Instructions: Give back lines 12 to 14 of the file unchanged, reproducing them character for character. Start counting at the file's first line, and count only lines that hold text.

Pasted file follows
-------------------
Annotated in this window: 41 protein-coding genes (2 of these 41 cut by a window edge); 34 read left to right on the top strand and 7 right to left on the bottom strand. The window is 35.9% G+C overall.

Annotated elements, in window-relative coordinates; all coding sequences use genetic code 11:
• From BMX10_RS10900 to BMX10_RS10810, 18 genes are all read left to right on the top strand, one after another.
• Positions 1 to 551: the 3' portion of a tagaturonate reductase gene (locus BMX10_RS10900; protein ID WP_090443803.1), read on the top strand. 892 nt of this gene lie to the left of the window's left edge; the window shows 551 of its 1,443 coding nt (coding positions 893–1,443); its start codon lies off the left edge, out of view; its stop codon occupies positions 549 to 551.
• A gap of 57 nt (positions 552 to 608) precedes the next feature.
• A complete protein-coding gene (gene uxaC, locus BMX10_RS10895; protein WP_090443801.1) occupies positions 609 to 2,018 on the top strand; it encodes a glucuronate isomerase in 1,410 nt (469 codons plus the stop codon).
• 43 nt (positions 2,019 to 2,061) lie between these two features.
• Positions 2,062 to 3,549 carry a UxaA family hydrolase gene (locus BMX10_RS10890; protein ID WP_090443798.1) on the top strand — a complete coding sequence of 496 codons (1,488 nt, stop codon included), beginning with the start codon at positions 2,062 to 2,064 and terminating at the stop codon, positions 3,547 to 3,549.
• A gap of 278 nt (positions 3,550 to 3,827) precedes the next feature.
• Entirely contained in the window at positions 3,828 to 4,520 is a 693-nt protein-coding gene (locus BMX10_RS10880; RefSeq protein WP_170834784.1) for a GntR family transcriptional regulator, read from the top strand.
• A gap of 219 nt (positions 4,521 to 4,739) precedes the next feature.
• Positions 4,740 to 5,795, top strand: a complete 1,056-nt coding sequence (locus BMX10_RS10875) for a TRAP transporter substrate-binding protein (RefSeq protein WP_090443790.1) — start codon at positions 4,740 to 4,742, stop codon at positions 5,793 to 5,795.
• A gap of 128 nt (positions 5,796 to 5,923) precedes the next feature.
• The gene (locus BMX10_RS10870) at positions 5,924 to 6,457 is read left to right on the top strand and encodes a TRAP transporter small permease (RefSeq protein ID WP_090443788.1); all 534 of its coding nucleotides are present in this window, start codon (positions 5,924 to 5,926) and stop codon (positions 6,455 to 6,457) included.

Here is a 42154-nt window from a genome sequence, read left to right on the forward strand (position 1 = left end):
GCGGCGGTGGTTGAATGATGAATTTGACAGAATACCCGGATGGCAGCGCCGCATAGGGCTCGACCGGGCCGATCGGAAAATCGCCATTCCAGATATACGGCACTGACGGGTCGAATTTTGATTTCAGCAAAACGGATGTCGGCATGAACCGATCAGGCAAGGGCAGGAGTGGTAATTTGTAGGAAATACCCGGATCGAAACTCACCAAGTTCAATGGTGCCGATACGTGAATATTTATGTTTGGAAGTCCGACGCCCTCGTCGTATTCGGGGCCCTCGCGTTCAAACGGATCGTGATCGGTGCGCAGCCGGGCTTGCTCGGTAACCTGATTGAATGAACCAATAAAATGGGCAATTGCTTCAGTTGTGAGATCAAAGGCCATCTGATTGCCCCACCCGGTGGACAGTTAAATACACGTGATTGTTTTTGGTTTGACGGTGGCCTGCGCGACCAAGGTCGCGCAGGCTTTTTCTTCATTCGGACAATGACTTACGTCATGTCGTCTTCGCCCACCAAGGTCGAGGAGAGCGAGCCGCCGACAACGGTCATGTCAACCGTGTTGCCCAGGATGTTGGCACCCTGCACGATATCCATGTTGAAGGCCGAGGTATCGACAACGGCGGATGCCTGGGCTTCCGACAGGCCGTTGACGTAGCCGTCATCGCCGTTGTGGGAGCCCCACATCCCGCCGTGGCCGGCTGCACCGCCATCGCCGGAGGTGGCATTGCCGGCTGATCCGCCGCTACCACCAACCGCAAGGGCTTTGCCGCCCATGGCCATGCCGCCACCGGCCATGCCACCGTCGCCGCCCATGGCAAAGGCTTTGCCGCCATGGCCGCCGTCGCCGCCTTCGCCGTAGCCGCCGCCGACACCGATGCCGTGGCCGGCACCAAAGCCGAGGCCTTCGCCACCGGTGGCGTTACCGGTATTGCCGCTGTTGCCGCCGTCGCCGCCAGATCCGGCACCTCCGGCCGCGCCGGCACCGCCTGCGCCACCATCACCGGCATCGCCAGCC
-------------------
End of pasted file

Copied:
• Positions 4,740 to 5,795, top strand: a complete 1,056-nt coding sequence (locus BMX10_RS10875) for a TRAP transporter substrate-binding protein (RefSeq protein WP_090443790.1) — start codon at positions 4,740 to 4,742, stop codon at positions 5,793 to 5,795.
• A gap of 128 nt (positions 5,796 to 5,923) precedes the next feature.
• The gene (locus BMX10_RS10870) at positions 5,924 to 6,457 is read left to right on the top strand and encodes a TRAP transporter small permease (RefSeq protein ID WP_090443788.1); all 534 of its coding nucleotides are present in this window, start codon (positions 5,924 to 5,926) and stop codon (positions 6,455 to 6,457) included.